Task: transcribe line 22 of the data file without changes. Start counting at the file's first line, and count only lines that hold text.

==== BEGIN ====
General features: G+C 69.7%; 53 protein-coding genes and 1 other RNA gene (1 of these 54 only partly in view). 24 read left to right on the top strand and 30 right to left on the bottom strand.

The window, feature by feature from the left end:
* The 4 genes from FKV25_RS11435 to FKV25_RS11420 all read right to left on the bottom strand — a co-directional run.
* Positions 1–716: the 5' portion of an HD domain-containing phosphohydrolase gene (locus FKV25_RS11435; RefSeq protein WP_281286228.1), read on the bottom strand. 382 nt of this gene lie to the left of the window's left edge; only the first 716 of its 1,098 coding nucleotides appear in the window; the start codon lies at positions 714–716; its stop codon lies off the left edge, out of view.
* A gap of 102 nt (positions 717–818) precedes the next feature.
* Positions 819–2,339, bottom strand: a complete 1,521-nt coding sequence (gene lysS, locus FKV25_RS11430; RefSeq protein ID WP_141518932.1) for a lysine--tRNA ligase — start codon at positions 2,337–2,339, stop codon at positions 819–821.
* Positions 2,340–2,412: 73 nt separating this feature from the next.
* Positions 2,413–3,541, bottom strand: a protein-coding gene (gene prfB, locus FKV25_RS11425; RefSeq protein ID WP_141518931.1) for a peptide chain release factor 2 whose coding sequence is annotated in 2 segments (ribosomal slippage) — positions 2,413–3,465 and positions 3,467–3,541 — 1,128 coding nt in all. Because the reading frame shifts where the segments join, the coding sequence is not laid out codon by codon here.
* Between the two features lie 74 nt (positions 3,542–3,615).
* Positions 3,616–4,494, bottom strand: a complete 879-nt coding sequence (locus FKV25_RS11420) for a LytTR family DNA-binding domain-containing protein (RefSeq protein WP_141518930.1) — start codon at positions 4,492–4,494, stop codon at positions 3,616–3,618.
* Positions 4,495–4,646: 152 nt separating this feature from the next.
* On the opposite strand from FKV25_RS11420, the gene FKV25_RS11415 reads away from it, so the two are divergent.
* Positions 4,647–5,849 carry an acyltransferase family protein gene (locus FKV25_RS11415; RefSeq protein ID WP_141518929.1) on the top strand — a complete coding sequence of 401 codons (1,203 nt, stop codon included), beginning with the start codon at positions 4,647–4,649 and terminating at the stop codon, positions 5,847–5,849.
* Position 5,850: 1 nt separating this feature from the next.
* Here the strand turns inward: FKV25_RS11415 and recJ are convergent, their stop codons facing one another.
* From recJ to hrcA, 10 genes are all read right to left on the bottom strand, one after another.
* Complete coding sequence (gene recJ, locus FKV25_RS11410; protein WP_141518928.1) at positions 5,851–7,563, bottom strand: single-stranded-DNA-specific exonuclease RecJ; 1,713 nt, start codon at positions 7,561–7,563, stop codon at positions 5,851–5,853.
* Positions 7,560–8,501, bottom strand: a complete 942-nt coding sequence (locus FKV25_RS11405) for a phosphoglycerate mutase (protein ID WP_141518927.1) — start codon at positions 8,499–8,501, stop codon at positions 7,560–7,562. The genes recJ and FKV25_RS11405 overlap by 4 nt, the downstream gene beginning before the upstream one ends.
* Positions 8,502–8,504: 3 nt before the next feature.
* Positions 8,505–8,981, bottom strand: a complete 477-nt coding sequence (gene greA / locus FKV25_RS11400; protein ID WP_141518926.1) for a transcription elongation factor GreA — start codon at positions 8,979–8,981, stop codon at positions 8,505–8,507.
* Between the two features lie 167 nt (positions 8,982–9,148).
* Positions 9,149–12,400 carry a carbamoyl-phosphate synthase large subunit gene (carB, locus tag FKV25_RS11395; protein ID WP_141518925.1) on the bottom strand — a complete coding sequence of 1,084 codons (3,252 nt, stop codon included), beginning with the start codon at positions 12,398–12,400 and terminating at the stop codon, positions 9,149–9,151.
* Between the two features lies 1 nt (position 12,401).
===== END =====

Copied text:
* Positions 9,149–12,400 carry a carbamoyl-phosphate synthase large subunit gene (carB, locus tag FKV25_RS11395; protein ID WP_141518925.1) on the bottom strand — a complete coding sequence of 1,084 codons (3,252 nt, stop codon included), beginning with the start codon at positions 12,398–12,400 and terminating at the stop codon, positions 9,149–9,151.